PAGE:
More acutely, though, thank a development akin to a corporate takeover for the group’s sudden prominence—the addition, last year, of a former top McConnell aide who previously worked in the White House with Republican strategist Karl Rove. Until then, the Kentucky Opportunity Coalition didn’t do much of anything.
That man: Scott Jennings.
McConnell’s Mystery Man
Jennings served as the White House deputy political director in the George W. Bush administration and is a veteran of McConnell’s last two re-election campaigns.
Now a Louisville-based public-relations consultant, Jennings served as a “senior communications adviser” to McConnell’s re-election campaign in 2008. Six years earlier, he worked as the McConnell campaign’s “political and communications director.” His skills have also been honed working for the GOP presidential campaigns of George W. Bush and Mitt Romney.
Jennings, a co-founder of the media-relations firm RunSwitch PR, said he was hired by the Kentucky Opportunity Coalition’s board of directors to “help ensure the organization’s message is dispersed in an efficient and effective manner.”
He stressed to the Center for Public Integrity that the nonprofit “abides by all rules and regulations governing an organization of its kind.”
He continued: “The Kentucky Opportunity Coalition seeks to bring about long-term positive change with fewer additional regulatory burdens and taxes. Its activities are all geared toward that mission.”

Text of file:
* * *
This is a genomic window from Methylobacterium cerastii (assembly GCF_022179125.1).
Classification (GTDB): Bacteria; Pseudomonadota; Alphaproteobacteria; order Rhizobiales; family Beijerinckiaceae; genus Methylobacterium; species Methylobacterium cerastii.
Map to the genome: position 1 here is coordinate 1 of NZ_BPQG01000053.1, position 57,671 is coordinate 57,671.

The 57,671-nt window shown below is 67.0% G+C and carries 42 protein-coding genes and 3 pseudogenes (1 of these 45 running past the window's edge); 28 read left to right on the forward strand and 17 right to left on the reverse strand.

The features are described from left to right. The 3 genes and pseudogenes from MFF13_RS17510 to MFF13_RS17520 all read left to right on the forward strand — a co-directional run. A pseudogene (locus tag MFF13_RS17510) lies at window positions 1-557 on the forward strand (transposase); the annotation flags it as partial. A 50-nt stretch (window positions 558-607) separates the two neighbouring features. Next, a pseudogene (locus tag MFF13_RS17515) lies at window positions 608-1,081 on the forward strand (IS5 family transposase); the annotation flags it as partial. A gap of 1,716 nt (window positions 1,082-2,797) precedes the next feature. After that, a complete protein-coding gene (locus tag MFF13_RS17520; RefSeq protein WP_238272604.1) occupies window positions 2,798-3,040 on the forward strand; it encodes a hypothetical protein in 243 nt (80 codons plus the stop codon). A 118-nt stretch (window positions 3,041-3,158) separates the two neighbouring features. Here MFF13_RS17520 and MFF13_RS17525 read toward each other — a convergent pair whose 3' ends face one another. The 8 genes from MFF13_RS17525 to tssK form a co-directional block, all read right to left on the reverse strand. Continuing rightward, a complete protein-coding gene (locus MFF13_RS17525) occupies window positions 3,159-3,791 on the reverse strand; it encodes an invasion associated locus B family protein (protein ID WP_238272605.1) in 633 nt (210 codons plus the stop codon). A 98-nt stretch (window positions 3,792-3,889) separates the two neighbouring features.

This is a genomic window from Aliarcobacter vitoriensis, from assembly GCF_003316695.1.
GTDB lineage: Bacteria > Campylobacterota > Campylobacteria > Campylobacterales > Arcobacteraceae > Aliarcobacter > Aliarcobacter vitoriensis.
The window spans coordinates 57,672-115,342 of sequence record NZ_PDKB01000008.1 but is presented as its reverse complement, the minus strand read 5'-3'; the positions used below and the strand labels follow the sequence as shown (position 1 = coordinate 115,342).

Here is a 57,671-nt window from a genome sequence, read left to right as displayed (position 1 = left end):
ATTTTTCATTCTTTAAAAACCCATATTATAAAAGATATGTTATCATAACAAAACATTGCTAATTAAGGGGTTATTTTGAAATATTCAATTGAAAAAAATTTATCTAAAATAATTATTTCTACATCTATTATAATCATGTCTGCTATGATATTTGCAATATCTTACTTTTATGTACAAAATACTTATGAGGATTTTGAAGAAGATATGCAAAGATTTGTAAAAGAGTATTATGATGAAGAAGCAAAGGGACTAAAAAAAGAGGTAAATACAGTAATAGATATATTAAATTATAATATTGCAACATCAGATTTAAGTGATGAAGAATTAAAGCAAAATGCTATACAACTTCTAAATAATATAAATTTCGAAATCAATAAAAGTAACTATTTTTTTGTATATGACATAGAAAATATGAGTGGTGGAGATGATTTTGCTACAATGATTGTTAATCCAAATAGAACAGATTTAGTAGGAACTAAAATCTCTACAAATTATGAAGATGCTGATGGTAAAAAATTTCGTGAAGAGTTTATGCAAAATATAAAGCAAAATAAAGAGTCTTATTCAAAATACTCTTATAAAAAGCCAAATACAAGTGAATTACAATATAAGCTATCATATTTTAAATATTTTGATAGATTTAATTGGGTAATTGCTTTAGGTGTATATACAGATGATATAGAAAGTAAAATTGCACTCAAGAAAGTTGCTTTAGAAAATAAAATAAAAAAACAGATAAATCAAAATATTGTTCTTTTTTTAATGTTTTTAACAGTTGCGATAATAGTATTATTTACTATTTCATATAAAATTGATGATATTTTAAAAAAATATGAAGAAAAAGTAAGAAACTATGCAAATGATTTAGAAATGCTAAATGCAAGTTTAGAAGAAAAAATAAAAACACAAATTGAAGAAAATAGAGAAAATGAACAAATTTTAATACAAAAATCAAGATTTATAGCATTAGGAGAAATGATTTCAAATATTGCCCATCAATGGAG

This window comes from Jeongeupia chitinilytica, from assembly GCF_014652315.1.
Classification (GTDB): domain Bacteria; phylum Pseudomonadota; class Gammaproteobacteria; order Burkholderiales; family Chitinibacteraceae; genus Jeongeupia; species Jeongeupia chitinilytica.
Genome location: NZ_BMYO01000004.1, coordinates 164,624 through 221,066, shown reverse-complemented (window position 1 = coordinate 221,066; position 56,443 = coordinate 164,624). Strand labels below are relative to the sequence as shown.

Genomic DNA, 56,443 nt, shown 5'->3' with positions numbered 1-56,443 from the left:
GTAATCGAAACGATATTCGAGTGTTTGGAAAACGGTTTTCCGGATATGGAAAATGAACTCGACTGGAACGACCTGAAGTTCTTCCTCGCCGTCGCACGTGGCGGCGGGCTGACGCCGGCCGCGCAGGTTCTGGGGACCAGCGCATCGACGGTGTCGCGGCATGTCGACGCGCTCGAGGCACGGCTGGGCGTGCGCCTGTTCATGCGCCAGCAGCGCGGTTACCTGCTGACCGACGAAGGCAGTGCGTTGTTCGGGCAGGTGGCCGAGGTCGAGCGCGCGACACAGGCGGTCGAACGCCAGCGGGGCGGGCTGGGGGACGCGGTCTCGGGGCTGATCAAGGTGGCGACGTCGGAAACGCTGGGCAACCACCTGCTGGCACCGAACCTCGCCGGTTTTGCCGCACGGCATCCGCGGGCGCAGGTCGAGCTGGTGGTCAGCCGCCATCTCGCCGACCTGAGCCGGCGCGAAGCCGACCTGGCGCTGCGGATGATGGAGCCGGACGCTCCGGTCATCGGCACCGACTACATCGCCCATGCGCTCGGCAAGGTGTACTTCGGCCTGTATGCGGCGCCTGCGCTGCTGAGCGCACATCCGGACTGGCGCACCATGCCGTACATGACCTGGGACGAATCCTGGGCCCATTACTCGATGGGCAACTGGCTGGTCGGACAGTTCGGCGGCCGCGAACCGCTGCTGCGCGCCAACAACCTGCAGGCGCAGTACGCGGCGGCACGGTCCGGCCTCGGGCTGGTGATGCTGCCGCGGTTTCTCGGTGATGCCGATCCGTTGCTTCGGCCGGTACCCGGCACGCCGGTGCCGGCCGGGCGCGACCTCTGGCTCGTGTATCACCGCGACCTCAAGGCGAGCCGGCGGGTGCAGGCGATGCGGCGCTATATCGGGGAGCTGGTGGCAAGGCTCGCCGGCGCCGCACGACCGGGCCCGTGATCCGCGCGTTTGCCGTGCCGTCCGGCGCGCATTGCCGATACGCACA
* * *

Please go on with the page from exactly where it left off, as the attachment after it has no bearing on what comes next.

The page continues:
With Jennings’ assistance, the group, he said, has spent $14 million since the beginning of 2013—nearly as much money as Grimes has raised—though Jennings is quick to assert that “much of the advertising was of an issue nature and has no connection to any election.”
But records show the group has reported more than $7.1 million to the FEC for expenditures that “expressly advocate” for election of McConnell or defeat of Grimes.
Issue ads that praise or criticize a politician but fall short of overtly urging people to vote for or against them do not generally need to be reported to the FEC.
The Epitome of ‘Dark Money’
The Kentucky Opportunity Coalition appears well aware that its potential donors may want to contribute for political reasons.
For example, its website for months promoted the fact that donations to the Kentucky Opportunity Coalition did not count against the $123,000 aggregate limit on federal political contributions—a limit that the U.S. Supreme Court struck down as unconstitutional in April.
Furthermore, every one of the 12,000-plus TV ads aired by the Kentucky Opportunity Coalition mentions either McConnell or Grimes, as does every video on the group’s YouTube page.